It would seem to me that our only difference in thought is whether this one Scripture in Hebrews 10 is dealing with the heart inviting us to oneness with the body or whether it obligates us to go to a meeting. Is this ‘assembling’ an act of the heart or an act of the body? Does this sound like a difference worthy of your response? My interpretation includes yours. People living in oneness of Father’s family will gather together. But if it imposes on us an obligation to a meeting then attendance fulfills the objective whether or not people live in the reality of those relationships.

Please don’t misrepresent me on this point, I have never discouraged brothers and sisters from gathering together. Far from it! I encourage it all the time in a variety of settings. But my emphasis in responding to you was that people can assemble in the same geographical setting without assembling in their hearts and live in the reality of Christ’s church in the world. Thus they sit in a meeting but do not openly give their hearts to others. In that case the meeting is a substitute for them, not an expression of the church. If they go home to chase pornography on the Internet or berate their spouse in anger, what good has it done for them to attend a meeting? They are no more a part of the church’s life for having done it.

I don’t disagree that the word in Hebrews 10 is primarily used of meetings, but I want people to see the reality behind those meetings. Besides, that word and its derivatives are also used to talk about something far more relational than mere meetings. Jesus uses it of the chicks gathering under him in the encroaching fire, or of the saints gathering to him at the second coming. The primary emphasis in these uses is not meetings, but the relationship that calls them together. If the church can only be the church when it gathers, then the church in your city is never the church because it never gathers together. How does that make sense? The church is a reality and it expresses itself in whatever locality, as it acts together on his behalf. Thus two brothers going to a prison to share the life of Jesus is the church acting just as much as 20 people meeting in a home studying Scripture. Why not celebrate the church in all its expressions instead of using this verse to obligate people to one specific form that you embrace? Or am I missing something here?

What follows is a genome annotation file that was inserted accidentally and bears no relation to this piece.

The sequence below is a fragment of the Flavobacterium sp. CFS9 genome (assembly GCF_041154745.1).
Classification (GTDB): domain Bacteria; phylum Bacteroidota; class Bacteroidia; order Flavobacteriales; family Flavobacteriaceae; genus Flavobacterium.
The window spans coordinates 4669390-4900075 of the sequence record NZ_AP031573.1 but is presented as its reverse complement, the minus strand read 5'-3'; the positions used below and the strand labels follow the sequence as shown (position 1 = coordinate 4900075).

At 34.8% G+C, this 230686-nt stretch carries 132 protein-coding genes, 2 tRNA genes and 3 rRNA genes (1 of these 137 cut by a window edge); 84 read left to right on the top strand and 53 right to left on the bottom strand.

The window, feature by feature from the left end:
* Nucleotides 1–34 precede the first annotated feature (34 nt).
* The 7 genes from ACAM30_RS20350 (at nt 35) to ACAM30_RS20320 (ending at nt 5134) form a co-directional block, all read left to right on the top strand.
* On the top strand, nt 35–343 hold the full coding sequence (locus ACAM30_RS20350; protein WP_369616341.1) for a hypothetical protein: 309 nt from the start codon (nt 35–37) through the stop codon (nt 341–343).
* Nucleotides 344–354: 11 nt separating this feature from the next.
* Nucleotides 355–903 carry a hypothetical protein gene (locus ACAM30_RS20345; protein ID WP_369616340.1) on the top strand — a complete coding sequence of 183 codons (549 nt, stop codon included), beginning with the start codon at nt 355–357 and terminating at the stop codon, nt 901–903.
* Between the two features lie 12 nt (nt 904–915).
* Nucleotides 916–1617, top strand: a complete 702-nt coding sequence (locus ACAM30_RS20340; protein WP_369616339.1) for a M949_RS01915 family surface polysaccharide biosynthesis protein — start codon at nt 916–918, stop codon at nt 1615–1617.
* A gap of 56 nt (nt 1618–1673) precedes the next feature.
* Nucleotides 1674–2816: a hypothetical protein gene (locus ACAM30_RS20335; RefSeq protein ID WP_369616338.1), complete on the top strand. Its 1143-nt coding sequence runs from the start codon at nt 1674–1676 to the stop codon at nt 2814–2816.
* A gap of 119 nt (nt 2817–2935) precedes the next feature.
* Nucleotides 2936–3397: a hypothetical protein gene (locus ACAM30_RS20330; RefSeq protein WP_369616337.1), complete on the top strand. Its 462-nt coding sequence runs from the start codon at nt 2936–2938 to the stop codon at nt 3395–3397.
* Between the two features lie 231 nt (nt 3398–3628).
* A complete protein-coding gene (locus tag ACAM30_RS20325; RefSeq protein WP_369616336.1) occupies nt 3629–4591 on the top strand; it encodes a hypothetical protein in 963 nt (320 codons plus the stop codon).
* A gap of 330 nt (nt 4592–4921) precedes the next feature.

I think your interpretation creates far more difficulties than mine. If we fulfill Hebrews 10 by just attending a meeting, which meetings are those and how often (daily, weekly, monthly)? I think we’d both agree that there are many meetings this weekend in your city that will claim to be the church that won’t reflect even a smidgen of God’s life or his priorities. Does going to one of those meetings fulfill Hebrews 10? I can’t see how you’d think that. In fact I think obligation is a funny way to try to work with people in the aftermath of the New Covenant and that may be where we really differ. I am convinced that Jesus changes us from the inside out, not the outside in and I would rather equip someone with a passion for body life that allows them to experience its reality than to get them merely committed to a meeting. Even the context of Hebrews 10 is not just getting to a meeting, but living lives that encourage and stimulate others in knowing him. My point is simply this, and I can’t imagine why you would disagree with it: If we give people a heart for Christ’s church you will never need to obligate them to meet together because you won’t be able to keep them apart. For these people obligation is a cheap substitute.

I suspect you see value in committing someone to a meeting as his or her fulfillment of church life. If so, we do see that a bit differently but I don’t see any evidence for that in the example or teachings of Jesus who never prescribed a set kind of meeting that qualified as church. I do see him aff